(e.g- a drug with a strong attraction to protein binding sites may displace a less tightly bound drug of one drug from plasma protein binding sites by a 2nd drug increases effects of displaced drug.
What are 3 drug related variables that decrease the effects of a drug?
1. Antidote- drug can be given to antagonize the toxic effects of another drug.
2. Decreased intestinal absorption- occurs when drugs combine to produce nonabsorbable compounds.d
3. Activation of drug metabolizing enzymes in lover, increases the metabolism rate of any drug metabolized mainly by that group of enzeymes and therefore decreases the drug's effects
What is the most common way a drug is administered and why?
ORAL route because it the most economical, efficient, least invasive way, efficient, and most route prescribed.
What is the antidote for Morphine?
Naloxone- NARCAN is the opioid antagonist to relieve CNS and respiratory depression induced by an opioid.
What are the 8 different routes of administration?
6. Ear/eye drops
Why can't thick coding tables be scored?
Coding provides safety so pt take it and does not absorb it until it hits the small intestines.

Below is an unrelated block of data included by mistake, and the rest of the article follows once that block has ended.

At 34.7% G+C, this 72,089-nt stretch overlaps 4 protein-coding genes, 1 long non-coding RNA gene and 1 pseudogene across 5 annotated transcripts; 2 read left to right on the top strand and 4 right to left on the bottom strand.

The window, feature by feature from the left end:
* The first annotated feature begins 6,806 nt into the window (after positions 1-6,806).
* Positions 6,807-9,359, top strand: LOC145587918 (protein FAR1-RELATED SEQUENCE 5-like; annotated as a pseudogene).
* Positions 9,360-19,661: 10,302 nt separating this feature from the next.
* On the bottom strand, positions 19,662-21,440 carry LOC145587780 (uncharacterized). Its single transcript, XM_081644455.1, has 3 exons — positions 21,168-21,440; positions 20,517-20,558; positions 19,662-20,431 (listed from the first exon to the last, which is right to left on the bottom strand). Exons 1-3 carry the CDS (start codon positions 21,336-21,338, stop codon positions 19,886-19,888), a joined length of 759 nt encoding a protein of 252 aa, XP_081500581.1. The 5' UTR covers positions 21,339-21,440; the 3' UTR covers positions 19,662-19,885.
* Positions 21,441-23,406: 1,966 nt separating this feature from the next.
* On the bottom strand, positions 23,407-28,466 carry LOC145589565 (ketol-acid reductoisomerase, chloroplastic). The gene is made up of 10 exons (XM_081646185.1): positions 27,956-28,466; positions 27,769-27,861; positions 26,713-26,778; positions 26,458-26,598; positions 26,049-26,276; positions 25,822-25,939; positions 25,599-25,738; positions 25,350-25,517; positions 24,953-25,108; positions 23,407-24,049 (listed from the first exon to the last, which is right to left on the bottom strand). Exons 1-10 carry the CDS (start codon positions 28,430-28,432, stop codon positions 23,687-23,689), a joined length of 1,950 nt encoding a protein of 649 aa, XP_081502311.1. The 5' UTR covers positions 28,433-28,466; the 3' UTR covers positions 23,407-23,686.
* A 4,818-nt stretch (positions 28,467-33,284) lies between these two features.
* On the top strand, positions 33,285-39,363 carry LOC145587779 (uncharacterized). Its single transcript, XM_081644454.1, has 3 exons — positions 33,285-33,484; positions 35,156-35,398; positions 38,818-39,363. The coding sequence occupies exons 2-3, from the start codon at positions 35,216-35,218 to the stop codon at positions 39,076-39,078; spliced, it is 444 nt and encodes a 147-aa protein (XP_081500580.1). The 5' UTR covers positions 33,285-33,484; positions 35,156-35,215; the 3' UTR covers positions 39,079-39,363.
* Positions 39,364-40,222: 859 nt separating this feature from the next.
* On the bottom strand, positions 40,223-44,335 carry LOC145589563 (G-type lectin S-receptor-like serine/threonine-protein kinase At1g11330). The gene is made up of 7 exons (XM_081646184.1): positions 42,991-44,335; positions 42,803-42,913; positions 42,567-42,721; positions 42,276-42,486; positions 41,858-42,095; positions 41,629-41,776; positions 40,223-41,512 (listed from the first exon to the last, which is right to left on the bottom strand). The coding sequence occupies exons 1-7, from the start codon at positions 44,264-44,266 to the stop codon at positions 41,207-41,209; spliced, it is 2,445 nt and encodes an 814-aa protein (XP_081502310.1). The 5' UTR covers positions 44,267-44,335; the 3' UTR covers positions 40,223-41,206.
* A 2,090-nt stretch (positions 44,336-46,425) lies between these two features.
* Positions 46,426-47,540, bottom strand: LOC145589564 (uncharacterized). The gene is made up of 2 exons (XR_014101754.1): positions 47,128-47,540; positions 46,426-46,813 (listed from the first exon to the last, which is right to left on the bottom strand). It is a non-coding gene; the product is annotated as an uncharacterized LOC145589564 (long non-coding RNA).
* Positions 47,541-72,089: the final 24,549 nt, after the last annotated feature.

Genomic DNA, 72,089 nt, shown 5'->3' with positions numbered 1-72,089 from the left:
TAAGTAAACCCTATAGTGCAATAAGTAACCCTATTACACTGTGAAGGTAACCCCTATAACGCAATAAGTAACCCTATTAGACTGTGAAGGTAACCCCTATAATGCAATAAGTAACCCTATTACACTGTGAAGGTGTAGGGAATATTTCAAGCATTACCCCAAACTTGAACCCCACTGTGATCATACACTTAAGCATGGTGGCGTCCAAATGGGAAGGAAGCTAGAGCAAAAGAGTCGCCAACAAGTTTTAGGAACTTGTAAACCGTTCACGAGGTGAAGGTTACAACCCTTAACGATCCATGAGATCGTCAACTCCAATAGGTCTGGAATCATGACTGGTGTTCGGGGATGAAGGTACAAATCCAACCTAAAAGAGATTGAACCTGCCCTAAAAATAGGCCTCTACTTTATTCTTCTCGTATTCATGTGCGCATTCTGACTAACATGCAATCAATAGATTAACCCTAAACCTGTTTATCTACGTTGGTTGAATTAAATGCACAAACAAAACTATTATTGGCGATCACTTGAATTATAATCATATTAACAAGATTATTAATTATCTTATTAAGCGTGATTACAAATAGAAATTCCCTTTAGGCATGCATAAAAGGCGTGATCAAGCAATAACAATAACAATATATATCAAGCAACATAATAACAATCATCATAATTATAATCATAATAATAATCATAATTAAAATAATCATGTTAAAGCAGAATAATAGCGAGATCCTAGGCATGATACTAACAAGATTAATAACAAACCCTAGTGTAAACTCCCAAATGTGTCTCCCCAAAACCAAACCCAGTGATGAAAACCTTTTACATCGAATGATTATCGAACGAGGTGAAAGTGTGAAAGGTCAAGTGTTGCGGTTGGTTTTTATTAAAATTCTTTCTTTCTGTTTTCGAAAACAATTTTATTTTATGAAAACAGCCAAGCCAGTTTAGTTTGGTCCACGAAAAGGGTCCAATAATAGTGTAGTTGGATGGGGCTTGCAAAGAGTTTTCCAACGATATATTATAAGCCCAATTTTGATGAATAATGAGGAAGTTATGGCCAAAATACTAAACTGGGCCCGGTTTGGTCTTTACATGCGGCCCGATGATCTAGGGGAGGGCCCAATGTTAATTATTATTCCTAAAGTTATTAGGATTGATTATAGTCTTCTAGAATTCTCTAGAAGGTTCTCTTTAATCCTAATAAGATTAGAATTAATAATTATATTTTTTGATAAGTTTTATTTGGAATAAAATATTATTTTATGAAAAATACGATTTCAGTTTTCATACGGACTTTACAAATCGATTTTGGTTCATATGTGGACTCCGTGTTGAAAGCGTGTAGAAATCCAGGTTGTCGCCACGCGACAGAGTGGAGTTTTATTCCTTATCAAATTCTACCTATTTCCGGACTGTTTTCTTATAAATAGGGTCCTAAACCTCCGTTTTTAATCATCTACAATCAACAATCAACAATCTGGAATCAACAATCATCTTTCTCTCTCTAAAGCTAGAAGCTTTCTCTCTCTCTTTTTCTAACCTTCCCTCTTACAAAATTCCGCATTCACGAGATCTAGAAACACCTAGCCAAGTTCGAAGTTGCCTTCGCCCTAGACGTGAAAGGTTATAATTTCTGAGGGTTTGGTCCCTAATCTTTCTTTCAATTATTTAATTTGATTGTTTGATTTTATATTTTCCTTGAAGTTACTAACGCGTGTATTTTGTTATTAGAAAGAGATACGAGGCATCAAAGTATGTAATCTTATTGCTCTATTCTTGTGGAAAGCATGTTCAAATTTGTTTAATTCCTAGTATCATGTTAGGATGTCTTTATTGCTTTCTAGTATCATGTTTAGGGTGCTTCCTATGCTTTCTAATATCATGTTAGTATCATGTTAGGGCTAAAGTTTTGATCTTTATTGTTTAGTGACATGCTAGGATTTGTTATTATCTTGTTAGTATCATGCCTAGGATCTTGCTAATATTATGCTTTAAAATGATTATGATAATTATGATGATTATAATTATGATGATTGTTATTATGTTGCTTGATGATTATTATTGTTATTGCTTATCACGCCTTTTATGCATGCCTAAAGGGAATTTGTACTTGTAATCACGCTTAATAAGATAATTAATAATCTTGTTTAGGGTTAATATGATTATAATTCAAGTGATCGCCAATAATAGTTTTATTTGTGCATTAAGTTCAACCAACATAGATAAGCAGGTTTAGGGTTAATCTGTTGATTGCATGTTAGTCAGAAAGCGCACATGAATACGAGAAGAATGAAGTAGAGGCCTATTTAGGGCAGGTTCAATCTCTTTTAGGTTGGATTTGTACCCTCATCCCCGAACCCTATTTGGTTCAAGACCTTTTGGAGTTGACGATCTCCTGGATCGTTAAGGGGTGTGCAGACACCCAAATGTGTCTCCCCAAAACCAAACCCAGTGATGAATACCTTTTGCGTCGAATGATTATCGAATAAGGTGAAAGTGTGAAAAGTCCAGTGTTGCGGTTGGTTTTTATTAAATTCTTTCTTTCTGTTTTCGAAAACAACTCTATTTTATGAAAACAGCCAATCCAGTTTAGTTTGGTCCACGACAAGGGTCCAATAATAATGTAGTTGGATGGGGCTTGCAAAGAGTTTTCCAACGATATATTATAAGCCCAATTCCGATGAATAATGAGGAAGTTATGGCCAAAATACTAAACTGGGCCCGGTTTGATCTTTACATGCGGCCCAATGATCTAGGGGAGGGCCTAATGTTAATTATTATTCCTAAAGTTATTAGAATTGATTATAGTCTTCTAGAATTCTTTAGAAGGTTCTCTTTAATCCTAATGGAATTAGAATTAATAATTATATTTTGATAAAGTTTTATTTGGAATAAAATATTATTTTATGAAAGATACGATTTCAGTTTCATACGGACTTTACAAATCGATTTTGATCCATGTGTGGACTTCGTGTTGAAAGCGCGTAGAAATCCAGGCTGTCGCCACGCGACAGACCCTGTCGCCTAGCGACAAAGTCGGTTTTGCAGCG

when drug hits MEC. start to see therapeutic effect. when drug onsets. i.e insulin has different types with different onsets- fast, long, etc.
How long drug will be in the body? Needs to be in the body for 4-5 half lifes to perform quality therapeutic effects.
What are the 6 R's (rights)?
1. Right medication
2. Right dose
3. Right client
4. Right route
5. Right time
6. Right documentation
When should you check all R's?
At critical times, ALWAYS.
right to know
right to refuse
How do you verify client's identity BEFORE administering medications?
1. Identify pt before administering drugs
2.Ask and validate client's name
3. Check and match with arm band
4. Confirm DOB (at hospital)
What are the 5 R's in action?
1. pull med list and pt profile
2. check 5 R's for each med
3. when done, do WHOLE check again
4. at bedside, check and pt teach
5. administer meds, wrap up sequence
What are the 4 nurses' legal responsibilities?
1. Safe, accurate med administration
2. Recognizing & questioning erroneous orders
3. Refusing to administer unsafe meds. "pts rights"
4. Delegating incompliance with the law. Notify doc. the refusal and circle initial did not give med. (circle is universal sign)
First pass effect or presystemic metabolism
when drugs are given orally, they are absorbed from the GASROINTESTINAL TRACT and carried to the LIVER through the PORTAL CIRCULATION. Some drugs are extensively metabolized in the liver, with only part of a drug dose reaching the systemic circulation for distribution to sites of action.
What is the serum half life?
The time required for the serum concentration of a drug to decrease to by 50%.
*Determined by drugs rate of metabolism and excretion
What would you do if a drug has a short half life?
A short half life requires more frequent administration versus one with a long half life.